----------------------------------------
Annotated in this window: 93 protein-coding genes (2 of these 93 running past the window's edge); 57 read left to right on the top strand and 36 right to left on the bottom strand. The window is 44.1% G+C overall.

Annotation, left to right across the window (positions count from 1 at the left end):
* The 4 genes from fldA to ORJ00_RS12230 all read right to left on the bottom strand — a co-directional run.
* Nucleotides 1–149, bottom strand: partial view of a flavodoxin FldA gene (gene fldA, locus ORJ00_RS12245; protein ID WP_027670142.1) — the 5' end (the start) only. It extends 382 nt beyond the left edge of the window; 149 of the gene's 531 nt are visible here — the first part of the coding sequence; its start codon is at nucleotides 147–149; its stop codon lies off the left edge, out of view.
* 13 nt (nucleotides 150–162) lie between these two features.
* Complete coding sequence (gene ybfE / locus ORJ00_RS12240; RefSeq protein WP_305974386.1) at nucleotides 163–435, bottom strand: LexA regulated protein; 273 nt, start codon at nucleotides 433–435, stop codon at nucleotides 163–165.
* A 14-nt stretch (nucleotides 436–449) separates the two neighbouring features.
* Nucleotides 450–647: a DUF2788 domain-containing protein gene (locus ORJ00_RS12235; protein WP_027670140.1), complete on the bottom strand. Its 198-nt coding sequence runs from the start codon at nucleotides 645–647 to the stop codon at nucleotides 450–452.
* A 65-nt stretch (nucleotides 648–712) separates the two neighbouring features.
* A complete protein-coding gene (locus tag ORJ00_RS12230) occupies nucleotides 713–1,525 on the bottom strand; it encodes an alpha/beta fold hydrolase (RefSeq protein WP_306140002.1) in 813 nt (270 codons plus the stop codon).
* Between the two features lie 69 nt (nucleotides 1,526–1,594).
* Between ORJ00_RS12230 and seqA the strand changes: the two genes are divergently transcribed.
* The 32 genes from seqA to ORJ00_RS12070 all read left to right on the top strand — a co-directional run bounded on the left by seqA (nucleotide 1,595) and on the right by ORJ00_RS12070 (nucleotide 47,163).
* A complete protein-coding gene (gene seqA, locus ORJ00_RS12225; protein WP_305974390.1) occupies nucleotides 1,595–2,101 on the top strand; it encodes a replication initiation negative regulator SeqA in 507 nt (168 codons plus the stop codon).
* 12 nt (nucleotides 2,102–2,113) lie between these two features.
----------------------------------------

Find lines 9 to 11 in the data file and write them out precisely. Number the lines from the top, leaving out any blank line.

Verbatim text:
* A 65-nt stretch (nucleotides 648–712) separates the two neighbouring features.
* A complete protein-coding gene (locus tag ORJ00_RS12230) occupies nucleotides 713–1,525 on the bottom strand; it encodes an alpha/beta fold hydrolase (RefSeq protein WP_306140002.1) in 813 nt (270 codons plus the stop codon).
* Between the two features lie 69 nt (nucleotides 1,526–1,594).